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CALIFORNIA ELECTIONS / U.S. SENATE : Attacks Grow Stronger on Both Sides : Candidates bring spouses and staff into fray. Feinstein accuses her opponent of being racially insensitive in his hiring of advisers. Huffington ads attack business dealings of senator's husband.


Far from taking a summer break, California's U.S. Senate race raged at full boil Tuesday as both major campaigns exchanged some of the sharpest accusations of the contest, attacking staff members and spouses.

In angry and personal tones, Democratic Sen. Dianne Feinstein's campaign charged that Republican challenger Michael Huffington "is a damn liar" for attacking financial investments made by the senator's husband.

Feinstein officials also accused Huffington of being racially insensitive by hiring three strategists with controversial backgrounds in ethnic voting. The charge was prompted by Tuesday's announcement that Huffington's team has added Edward J. Rollins, a nationally known consultant who revealed--and then recanted--a strategy to suppress the black vote in last year's New Jersey governor's race. Rollins also ran Ronald Reagan's 1984 reelection campaign.

In a campaign that has been a slugfest since polls showed the race growing tighter last month, Tuesday's developments seemed to take things up another notch.

Huffington, a Santa Barbara congressman who has financed most of his campaign with money from his family oil and gas company in Texas, launched two more commercials attacking Feinstein, continuing their tit-for-tat, multimillion-dollar advertising battle.

One Huffington commercial, on radio, warned voters that Feinstein is known for negative campaigns. The second ad, on television, attacked the Democrat's claim that she is tough on illegal immigration.

At the same time, Huffington was slapped Tuesday with a $20,000 fine by the Federal Elections Commission for not properly reporting all of the personal contributions he made to his 1992 House campaign.

Federal officials said they initiated the investigation after discovering that Huffington did not report a $250,000 contribution he gave to his own campaign before the November election, as is required. Huffington reported the contribution after the election.

Huffington counsel Benjamin L. Ginsberg criticized the FEC action, saying the error was minor and inadvertent and did not effect the election's outcome.

But of all of the developments Tuesday, perhaps the most telling about the campaign's direction were the personal attacks.

Feinstein's husband, Richard C. Blum, has been scrutinized in previous campaigns for a private investment business that has earned him a fortune estimated at more than $50 million. In the past, Feinstein officials have bristled at the attention, saying it is inappropriate because Feinstein is not involved in her husband's business deals.

But Tuesday, the Democrats seemed ready--if it meant the same attention could be paid to Huffington's wife, Arianna Stassinopolous Huffington, a provocative and controversial best-selling author whose latest book talks about her unconventional search for spiritual meaning.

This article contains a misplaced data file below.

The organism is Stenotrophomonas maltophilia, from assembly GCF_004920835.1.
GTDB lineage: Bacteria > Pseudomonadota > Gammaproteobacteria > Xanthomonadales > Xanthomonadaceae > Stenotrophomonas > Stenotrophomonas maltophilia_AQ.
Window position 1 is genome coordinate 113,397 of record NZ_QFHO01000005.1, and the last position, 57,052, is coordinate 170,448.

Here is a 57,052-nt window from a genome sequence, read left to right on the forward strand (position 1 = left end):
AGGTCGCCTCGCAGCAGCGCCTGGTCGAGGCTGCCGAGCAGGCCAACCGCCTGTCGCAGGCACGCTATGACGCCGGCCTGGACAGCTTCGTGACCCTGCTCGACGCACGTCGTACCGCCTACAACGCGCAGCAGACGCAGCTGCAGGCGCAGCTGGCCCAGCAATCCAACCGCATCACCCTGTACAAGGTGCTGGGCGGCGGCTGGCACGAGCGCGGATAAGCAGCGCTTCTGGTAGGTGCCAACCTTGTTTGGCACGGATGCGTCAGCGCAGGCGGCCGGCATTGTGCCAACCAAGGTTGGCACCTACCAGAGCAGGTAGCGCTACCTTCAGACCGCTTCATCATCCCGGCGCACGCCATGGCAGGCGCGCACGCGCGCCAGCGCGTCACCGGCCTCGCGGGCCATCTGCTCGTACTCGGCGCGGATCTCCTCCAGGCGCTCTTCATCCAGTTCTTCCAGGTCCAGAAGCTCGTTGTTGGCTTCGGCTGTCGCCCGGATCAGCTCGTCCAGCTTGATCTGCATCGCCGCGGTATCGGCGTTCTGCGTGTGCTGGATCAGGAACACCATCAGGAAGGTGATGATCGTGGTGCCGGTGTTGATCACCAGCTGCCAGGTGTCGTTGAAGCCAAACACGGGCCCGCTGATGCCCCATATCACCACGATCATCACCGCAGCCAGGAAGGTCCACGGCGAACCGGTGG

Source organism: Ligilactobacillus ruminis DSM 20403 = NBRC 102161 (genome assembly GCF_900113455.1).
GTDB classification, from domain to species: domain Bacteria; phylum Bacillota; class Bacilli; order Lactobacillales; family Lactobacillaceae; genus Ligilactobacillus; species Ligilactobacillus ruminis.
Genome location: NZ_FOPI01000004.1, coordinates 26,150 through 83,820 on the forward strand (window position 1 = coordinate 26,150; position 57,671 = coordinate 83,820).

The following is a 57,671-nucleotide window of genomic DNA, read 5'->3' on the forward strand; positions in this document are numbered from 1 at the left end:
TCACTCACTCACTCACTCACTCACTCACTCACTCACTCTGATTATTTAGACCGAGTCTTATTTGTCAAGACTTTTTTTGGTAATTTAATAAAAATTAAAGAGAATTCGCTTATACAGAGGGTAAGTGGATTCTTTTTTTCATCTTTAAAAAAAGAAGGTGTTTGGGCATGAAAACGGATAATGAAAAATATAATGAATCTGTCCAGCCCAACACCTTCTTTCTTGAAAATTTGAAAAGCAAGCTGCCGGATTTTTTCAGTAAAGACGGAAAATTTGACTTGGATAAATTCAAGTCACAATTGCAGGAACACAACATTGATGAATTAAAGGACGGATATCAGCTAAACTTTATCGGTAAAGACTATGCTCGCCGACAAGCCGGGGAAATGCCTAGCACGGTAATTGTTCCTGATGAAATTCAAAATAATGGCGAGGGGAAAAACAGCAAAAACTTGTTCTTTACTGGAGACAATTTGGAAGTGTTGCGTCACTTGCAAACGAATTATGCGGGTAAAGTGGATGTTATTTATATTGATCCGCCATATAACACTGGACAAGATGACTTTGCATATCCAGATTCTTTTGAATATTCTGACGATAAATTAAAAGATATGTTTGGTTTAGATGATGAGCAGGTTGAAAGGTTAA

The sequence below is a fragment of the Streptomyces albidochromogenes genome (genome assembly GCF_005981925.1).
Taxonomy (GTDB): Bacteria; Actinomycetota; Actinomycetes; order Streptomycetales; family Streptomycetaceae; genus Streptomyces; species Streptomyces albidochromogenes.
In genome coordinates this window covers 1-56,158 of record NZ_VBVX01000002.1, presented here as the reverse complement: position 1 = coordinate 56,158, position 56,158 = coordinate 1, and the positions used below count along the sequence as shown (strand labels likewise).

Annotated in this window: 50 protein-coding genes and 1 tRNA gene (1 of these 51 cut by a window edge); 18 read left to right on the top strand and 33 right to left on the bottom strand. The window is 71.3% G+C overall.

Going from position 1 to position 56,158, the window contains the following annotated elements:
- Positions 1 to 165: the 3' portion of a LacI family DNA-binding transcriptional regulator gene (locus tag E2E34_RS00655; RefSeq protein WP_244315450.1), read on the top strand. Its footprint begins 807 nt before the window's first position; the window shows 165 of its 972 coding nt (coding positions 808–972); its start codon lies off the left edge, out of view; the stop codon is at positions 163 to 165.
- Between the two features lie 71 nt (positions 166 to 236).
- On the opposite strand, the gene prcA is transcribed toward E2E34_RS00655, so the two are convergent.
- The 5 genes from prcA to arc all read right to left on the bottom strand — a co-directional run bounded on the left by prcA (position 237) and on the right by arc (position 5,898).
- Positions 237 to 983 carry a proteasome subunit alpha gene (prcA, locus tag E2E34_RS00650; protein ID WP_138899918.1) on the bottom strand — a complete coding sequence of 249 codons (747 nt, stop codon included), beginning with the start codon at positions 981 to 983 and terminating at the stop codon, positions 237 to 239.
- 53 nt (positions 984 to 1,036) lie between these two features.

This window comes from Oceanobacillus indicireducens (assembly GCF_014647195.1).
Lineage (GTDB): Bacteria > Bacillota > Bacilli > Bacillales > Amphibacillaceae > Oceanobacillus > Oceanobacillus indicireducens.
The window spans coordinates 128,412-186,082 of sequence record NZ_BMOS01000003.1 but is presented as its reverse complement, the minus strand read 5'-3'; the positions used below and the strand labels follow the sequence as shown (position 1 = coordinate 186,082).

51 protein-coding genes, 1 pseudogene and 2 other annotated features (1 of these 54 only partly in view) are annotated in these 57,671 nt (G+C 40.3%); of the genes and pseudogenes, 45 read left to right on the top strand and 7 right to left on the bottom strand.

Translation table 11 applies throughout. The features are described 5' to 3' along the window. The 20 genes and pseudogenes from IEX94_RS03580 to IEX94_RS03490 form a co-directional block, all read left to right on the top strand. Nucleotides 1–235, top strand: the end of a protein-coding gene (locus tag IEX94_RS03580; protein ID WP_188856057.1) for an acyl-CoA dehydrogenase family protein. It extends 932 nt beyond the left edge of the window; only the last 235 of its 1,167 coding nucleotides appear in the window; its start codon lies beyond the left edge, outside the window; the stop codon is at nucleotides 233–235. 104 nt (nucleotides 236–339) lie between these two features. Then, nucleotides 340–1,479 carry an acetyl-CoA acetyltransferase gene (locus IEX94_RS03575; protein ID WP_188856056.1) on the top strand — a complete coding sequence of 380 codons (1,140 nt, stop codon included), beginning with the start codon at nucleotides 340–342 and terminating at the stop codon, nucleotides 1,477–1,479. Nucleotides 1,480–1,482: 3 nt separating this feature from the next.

"This opens a new area--are (candidates) responsible for the activities of their spouse?" Blum said Tuesday. "We'll take that one on."

Huffington's campaign charged in a news release that it was fair to call Feinstein and Blum "junk bond profiteers" since the Democrat's campaign had called Huffington "an oil millionaire." But Huffington provided no evidence that Blum had ever dealt with junk bonds, let alone profited from them.

The allegation stems from Blum's role in helping organize about $100 million for a $3.6-billion purchase of Northwest Airlines. The five investors that made up the $100-million deal five years ago included First Executive Life Insurance Co., which was later seized by state regulators after extensive use of junk bond financing.


But Blum said none of the funds used by First Executive in the Northwest investment came from junk bonds. "It is a total outright lie," Blum said Tuesday. "We were a million miles away from that."

Huffington campaign adviser Ken Khachigian did not offer additional proof, but said the charge was fair because Blum dealt with a company that used junk bonds in its other business deals. "A rose by any other name smells as sweet," he said. He also defended the campaign's attack on Feinstein's spouse, saying Feinstein benefits from the profits and because she opened the door by questioning Huffington's personal finances.

Khachigian also said it would be inappropriate for Feinstein's campaign to raise issues about Huffington's wife unless they are pertinent to the campaign.

"My feeling is generally that we ought to all tread relatively carefully in this area in dealing with spouses," he said. "I would want to know what the relevance was to (Huffington's) ability to conduct himself as a U.S. senator."

Responding to the appointment of Rollins as a campaign adviser, Feinstein officials said it is one more example of indifference to ethnic voters by Huffington's strategy team.

In addition to Rollins, Feinstein officials said two other top Huffington advisers have been involved in controversies regarding ethnic voters.

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